At work, I hyped the hell out of The Division. I was so stoked for the game that I couldn’t shut up about it when customers asked for my opinion. Most people swore up and down that Rainbow Six was going to be Ubisoft’s king, and I was convinced The Division had it hands down. Boy, was I wrong.

In the end, we got generic, endless streets on par with Manhattan’s scale, but nothing that really gave us the feeling of a detailed New York, with the actual stores some of the original footage showed us. We got repetitive, and ultimately, boring levels to run through, save for a few like Warrangate¬†and the Russian Embassy, which were, at max level, exercises in extreme frustration. Eventually, after countless hours invested and tweaks to builds, we started farming these places, sometimes even exploiting bugs, in order to get the one weapon we wanted, which usually had a 0.01% drop rate, and even then, without the correct stats, it was worthless. So the process started again.

It was a grind, and a tedious one at that. After a few weeks, my friends and I decided that our time spent in the Dark Zone was far more entertaining, because people are unpredictable by nature. The AI in the game does very similar things, regardless of which faction you run into, and by and large, they are extremely stupid. Their only true advantage is in sheer numbers, especially in Challenging difficulty missions.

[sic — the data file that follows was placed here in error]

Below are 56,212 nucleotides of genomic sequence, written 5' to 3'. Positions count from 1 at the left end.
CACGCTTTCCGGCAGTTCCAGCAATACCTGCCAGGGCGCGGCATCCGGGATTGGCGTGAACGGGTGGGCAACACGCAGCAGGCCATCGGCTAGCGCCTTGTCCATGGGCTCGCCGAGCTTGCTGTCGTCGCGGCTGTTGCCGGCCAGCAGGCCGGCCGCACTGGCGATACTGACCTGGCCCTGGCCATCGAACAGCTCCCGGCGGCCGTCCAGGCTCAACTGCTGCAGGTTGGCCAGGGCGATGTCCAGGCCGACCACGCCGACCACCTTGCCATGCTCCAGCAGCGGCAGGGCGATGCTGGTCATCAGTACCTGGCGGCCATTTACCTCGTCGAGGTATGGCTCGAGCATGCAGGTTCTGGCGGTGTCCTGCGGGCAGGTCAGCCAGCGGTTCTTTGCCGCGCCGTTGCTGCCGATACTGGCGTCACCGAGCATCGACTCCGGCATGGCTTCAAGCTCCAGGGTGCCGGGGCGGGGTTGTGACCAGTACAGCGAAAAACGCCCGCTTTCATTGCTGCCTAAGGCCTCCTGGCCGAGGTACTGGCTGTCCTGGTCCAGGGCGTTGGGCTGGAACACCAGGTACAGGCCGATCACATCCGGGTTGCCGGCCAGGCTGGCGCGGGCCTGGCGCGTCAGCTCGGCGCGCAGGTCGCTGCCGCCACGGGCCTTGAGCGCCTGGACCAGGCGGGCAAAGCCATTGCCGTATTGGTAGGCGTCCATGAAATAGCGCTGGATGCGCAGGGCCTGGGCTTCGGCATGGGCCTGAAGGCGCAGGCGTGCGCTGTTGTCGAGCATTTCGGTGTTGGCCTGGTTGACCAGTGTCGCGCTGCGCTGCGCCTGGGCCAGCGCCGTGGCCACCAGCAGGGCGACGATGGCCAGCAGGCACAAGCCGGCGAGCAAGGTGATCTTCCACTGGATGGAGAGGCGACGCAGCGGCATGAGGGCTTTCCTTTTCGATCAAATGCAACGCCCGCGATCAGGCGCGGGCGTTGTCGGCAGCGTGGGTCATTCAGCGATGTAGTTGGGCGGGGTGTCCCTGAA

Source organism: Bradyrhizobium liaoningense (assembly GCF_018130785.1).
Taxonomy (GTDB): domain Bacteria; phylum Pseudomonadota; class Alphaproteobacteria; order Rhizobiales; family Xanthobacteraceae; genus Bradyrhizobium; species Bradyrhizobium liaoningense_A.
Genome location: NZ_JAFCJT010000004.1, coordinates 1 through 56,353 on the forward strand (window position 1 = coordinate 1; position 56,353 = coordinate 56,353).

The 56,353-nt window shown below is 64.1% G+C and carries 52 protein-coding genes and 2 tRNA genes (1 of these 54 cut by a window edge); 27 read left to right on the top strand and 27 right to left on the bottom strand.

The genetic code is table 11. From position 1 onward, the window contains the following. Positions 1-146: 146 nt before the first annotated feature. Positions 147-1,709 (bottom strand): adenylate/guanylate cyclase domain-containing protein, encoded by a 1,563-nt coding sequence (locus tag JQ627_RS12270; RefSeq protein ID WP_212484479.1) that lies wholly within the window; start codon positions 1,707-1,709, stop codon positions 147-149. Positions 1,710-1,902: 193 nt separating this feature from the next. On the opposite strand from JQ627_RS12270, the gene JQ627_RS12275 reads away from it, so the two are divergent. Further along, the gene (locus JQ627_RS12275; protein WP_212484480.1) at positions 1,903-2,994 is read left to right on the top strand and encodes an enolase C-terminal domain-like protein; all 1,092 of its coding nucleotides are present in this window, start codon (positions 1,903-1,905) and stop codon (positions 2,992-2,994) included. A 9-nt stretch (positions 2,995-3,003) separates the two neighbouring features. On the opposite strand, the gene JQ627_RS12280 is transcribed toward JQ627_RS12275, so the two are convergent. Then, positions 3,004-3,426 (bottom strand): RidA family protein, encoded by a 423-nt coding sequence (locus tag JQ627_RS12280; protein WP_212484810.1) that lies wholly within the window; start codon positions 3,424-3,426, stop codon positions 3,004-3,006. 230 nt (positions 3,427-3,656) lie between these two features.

Furthermore, the entire drone from a tablet gig that Ubisoft so heavily bragged about in its initial videos was ultimately completely scrapped, another denial in their lineup of projected content that, quite literally, removed a large chunk of the tactical advantages and options in this game. It was frustrating and aggravating after so much hype.

I wanted to like The Division, and for the month or so that I played it, I did. But with the late arrival of raids, and the subsequent closure due to player exploits and rampant difficulty, even in organized groups, the game’s luster quickly wore off, revealing Ubisoft’s tired attempt at conquering the online persistent game market. As little as I actually enjoy Bungie’s sci-fi shooter, I can’t help but think that they’ve managed to come out looking better in all of this, with Ubisoft’s train wreck of management of The Division’s servers and content.

Is The Division worth playing? After this review, you might think “Hell no, it isn’t!” This all on the table, I will say that The Division is worth playing, just if you want something to do between other titles. I wouldn’t pay $60 for it. Catch it on a sale. Steam would do well to have it for 90% off during the holiday.

Happy hunting, my friends!

–Jimmy